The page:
You’ve probably heard it by now: Spanish speakers use “saludos” all the time.
But its usage can be tricky. So in this article, you’re going to learn the meaning, clear examples for how to use it, and pronunciation mistakes to avoid. (Prefer video? Check out my short explanation below).
What does saludos mean in Spanish?
Saying saludos is most similar to ‘kind regards’ or ‘cheers’ in English. It’s common, especially in written Spanish, because it’s neither too formal nor too informal.
When you say it, you’re actually wishing good health to a person. That’s because saludos comes from la salud— health.
And if we look back to Latin, we get an even clearer picture.
The Spanish saludos comes from the Latin salutare, meaning to greet, salute, visit, or wish well.
Salutare is the same root as the English word salutations or salute.
But saying saludos is a lot more normal and less weird than saluting or saying salutations to a friend.
How do you pronounce saludos?
This word contains two troublesome letters for North American English speakers: D and L.
In our English, we trill our D’s when between two words, like idol or adamant.
This is the ‘r’ sound in Spanish words like pero or cara— not the sound used for D’s.
The Spanish D is soft. It’s most similar to the English “th” sound in in “this”, but even softer. In many dialects, it’s swallowed, such that it sounds more like “salu’os”.
The L is also different. In English, we usually put our tongue flat against the roof of our mouth to pronounce the L. Say play or later and you’ll see what I mean.
When you say the L in Spanish, the tip of your tongue should hit the roof of your mouth.
Listen to a native speaker pronounce it here.
A reliable exercise to improve your Spanish pronunciation: record yourself on your phone and compare your pronunciation to theirs, focusing on the D and L.
Saludos examples: How to use it in spoken Spanish
The first common scenario you’ll hear is when people use saludos to say, “Say hi to so and so for me”.
- (Muchos) Saludos a tu familia
- Literally: (Many) Greetings to your family.
- Colloquially: Say hey to your family for me
- Use: As a quick parting line
- Mándale saludos a tu familia de mi parte.
- Literally, “Send to them greetings to your family on my part.”
- Colloquially: “Say hi to your family for me” or “send my regards to your family”.
- Use: When you run into someone you know
- Sólo quería mandarte un saludo
- Literally: I just wanted to send you a greeting.
- Colloquially: I just wanted to say hey
- Use: the end of a conversation
- Mis padres te mandan saludos
- Literally: my parents to you send greetings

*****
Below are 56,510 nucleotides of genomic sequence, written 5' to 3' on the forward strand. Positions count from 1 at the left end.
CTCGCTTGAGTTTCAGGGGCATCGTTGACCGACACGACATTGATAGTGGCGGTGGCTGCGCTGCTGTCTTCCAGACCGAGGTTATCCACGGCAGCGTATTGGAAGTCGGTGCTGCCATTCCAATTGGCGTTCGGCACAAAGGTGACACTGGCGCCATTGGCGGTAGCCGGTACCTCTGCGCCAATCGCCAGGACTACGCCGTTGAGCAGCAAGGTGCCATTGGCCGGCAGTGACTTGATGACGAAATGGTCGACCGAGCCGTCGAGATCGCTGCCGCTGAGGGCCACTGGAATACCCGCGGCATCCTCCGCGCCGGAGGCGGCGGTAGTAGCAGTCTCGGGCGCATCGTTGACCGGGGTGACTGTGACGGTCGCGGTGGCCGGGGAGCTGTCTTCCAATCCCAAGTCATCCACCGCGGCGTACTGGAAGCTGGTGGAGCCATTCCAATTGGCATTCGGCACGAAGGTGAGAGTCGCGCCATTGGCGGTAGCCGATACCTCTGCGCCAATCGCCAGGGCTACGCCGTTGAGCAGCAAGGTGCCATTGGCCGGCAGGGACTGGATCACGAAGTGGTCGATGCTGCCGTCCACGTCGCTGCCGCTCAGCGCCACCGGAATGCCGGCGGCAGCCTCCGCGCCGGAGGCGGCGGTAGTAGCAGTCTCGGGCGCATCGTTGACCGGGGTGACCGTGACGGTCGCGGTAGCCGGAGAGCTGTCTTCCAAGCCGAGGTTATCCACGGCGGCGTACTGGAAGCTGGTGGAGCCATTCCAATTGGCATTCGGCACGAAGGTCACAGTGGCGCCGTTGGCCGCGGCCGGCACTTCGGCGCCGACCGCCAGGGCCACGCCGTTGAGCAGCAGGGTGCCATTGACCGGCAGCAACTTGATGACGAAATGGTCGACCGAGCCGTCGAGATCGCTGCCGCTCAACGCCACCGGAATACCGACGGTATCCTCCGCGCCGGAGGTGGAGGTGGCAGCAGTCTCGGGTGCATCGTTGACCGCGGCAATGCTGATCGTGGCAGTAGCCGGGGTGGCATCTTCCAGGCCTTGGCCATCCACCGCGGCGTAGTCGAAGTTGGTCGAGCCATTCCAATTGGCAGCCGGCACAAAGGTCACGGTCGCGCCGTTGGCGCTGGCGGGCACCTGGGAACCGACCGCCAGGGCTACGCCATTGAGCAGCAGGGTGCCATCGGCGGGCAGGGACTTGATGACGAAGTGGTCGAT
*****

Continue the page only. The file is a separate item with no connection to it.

- Colloquially: My parents say hey
- Use: To convey someone else’s greeting
Using saludar as a verb
Remember, the Latin salutare was a verb meaning to greet or wish well.
Over many generations, salutare became saludar, a Spanish verb with similar meaning.
Here’s how to conjugate saludar:
|él, ella, usted||saluda|
|ellos, ellas, ustedes||saludan|
- Quería saludarte pero nunca te vi!
- I wanted to say hi but I never saw you!
- Así no es como saludas al presidente
- That’s not how you greet the president
- “¿Dónde están tus modales, que no aprendiste ni a saludar?
- Where are your manners, you can’t even say hello?
- Salúdame a tu hermano.
- Literally: Greet me to your brother
- Colloquially: Say hi to your brother for me / Send my regards to your brother
How do you respond to saludos?
When someone says saludos a tu familia, the best response isn’t “will do”, but rather “gracias”.
In Spanish, it’s polite to thank someone for being considerate in that way.
Other good replies include:
|Saludos a todos por allá también||Greetings to everyone there too|
|Gracias, serán dados||Thanks, they will be given (will do).|
Saludos examples: How to use it in written Spanish
One of the most common places you’ll see this word is in emails and other written messages.
|Saludos||Cheers, kind regards. A great one word email sign-off.|
|Saludos desde la distancia||Greetings from afar|
|Saludos desde Madrid||Greetings from Madrid|
|Saludos cordiales||Best regards, kind regards (a bit more formal)|
Done learning? Time to practice
Hopefully now you understand saludos and feel confident using it.
Practice it now: imagine you run into someone want to send your saludos to someone:
“Say hi to so-and-so for me”.
Make it a real person you know, and practice saying it. That way, the first time you go to say it to a real person won’t be the first time you’ve ever tried to say it.